Used to cold silence, Faith NightStar is suddenly being tormented by dark visions of blood and murder. A bad sign for anyone, but worse for Faith, an F-Psy with the highly sought after ability to predict the future. Then the visions show her something even more dangerous – aching need…exquisite pleasure. But so powerful is her sight, so fragile the state of her mind, that the very emotions she yearns to embrace could be the end of her.
Changeling Vaughn D’Angelo can take the form of either man or jaguar, but it is his animal side that is overwhelmingly drawn to Faith. The jaguar’s instinct is to claim this woman it finds so utterly fascinating and the man has no argument. But while Vaughn craves sensation and hungers to pleasure Faith in every way, desire is a danger that could snap the last threads of her sanity. And there are Psy who need Faith’s sight for their own purposes. They must keep her silenced – and keep her from Vaughn.
Book 0.5: Beat of Temptation (See Wild Invitation Review)
Book 0.6: Whisper of Sin
Book 1: Slave to Sensation
Book 2: Visions of Heat
Book 2.5: Echo of Silence (See Wild Embrace Review)
Book 3: Caressed by Ice
Book 3.5: Stroke of Enticement (See Wild Invitation Review)
Book 4: Mine to Possess
Book 5: Hostage to Pleasure
Book 5.25: Dorian (See Wild Embrace Review)
Book 6: Branded by Fire
Book 7: Blaze of Memory
Book 8: Bonds of Justice
Book 9: Play of Passion
Book 9.5: Declaration of Courtship (See Wild Invitation Review)
Book 10: Kiss of Snow
Book 10.5: Texture of Intimacy (See Wild Invitation Review)
Book 11: Tangle of Need
Book 11.1: Partners in Persuasion (See Wild Embrace Review)
Book 12: Heart of Obsidian
Book 12.1: Flirtation of Fate (See Wild Embrace Review)
Book 13: Shield of Winter
Book 14: Shards of Hope
Book 15: Allegiance of Honor
To be honest, this, Visions of Heat, has always been one of my least favorite books in this series – I’m not sure how much that’s actually saying, considering most of these books rate beyond my scale of awesomeness, but there are issues (and I look over my previous notes after this re-read, it didn’t always hit me as strongly as it did this time, but the issues were always there for me).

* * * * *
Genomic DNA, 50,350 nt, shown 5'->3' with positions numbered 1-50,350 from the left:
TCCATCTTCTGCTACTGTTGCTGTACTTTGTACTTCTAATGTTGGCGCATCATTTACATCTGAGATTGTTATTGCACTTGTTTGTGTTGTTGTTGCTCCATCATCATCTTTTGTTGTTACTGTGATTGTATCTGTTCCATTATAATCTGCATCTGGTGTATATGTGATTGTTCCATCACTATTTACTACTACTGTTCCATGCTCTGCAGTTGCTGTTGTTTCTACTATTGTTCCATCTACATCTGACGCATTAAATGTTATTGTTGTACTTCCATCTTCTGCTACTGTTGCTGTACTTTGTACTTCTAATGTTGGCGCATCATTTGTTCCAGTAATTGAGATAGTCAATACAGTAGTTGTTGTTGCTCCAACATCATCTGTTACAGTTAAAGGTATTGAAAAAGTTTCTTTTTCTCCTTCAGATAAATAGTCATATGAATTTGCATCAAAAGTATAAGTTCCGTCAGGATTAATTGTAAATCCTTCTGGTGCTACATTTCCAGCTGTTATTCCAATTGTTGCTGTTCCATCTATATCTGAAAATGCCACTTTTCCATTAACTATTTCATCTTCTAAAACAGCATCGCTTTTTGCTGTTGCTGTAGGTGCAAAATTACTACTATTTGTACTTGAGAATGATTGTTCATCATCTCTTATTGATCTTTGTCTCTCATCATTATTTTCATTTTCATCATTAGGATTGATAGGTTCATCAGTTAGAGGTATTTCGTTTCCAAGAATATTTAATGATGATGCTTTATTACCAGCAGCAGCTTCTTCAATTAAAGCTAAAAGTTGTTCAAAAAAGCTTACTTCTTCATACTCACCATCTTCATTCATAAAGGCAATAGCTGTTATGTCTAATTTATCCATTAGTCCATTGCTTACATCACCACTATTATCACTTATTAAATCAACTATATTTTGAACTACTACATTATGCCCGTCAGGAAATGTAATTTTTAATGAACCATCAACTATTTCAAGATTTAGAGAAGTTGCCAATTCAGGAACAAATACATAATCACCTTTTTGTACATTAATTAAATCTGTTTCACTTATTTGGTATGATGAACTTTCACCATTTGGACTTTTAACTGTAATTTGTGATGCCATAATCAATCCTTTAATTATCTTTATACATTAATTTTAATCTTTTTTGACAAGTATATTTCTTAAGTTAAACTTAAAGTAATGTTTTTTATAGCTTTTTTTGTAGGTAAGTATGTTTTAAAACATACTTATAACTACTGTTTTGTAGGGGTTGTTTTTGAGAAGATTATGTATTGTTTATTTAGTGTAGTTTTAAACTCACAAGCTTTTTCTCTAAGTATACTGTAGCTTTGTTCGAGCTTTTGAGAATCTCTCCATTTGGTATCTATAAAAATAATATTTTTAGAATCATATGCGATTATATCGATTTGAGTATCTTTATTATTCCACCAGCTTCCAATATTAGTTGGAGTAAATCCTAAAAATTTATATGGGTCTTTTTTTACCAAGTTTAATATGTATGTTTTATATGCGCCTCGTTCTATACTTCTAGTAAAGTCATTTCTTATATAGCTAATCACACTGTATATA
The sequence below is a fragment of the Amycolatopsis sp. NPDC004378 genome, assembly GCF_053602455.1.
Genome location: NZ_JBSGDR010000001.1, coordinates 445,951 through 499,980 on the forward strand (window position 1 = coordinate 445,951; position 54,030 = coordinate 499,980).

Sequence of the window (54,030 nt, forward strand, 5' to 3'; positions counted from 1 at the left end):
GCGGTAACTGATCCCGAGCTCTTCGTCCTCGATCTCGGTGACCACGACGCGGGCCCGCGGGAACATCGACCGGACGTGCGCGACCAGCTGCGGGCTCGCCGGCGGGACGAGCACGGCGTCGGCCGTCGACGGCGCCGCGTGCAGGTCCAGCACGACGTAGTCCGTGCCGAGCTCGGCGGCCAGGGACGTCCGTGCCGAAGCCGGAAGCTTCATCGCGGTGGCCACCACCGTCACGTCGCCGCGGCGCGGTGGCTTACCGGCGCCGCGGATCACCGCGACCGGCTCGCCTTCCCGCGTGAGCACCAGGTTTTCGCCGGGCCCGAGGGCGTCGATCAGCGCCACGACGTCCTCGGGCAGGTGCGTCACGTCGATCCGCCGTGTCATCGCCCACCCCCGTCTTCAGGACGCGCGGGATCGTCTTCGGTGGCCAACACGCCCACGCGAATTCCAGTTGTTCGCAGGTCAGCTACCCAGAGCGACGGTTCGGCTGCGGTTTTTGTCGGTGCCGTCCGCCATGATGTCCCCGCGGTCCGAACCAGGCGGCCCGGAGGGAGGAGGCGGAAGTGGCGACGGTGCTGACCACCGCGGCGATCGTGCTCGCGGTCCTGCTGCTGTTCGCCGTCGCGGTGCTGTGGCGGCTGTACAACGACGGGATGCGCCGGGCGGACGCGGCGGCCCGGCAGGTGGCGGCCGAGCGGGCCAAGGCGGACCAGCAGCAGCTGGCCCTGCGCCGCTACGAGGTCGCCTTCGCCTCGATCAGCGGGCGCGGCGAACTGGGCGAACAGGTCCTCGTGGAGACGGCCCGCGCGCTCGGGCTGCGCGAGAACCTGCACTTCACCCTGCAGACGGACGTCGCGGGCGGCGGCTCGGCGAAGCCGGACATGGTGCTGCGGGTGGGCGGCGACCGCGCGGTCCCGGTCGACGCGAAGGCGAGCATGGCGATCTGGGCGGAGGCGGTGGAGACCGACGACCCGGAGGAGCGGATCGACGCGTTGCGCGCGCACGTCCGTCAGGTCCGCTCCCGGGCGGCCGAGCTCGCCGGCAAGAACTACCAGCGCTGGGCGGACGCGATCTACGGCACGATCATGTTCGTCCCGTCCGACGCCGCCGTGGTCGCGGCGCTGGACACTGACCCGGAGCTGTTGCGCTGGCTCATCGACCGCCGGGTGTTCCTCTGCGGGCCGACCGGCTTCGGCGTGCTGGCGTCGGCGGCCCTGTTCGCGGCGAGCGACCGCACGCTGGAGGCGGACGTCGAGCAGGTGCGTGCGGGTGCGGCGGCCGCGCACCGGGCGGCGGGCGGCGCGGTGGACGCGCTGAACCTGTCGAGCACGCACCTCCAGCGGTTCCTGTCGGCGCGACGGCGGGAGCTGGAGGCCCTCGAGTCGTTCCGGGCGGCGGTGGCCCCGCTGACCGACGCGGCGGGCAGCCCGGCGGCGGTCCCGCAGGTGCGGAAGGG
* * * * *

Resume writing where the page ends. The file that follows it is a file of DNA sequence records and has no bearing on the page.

My number one biggest issue? Vaughn. Especially in the first 35% or so of the book. He’s a pushy asshole. There’s a quote in the book that I think encapsulates my problems with him, especially in the beginning (and I’ll get into why it’s not as bad later in the book).
Careful, Faith. He won’t stop when you tell him to.
Now, this is one sentence out of the entire book, but it’s where my problem lies. Some background: Faith, a cardinal F-Psy (‘F’ for Foresight) has been isolated from the time she was three, THREE, years old. She’s had close to no physical contact (other than the occasional medical exam or treatment), and she’s been conditioned to believe that interacting with people, or touch, could set her off into a cascade that will leave her insane. Clinically insane. Showing more strength than even she knows she has, she walks into DarkRiver territory, looking for Sascha and help, and runs into Vaughn.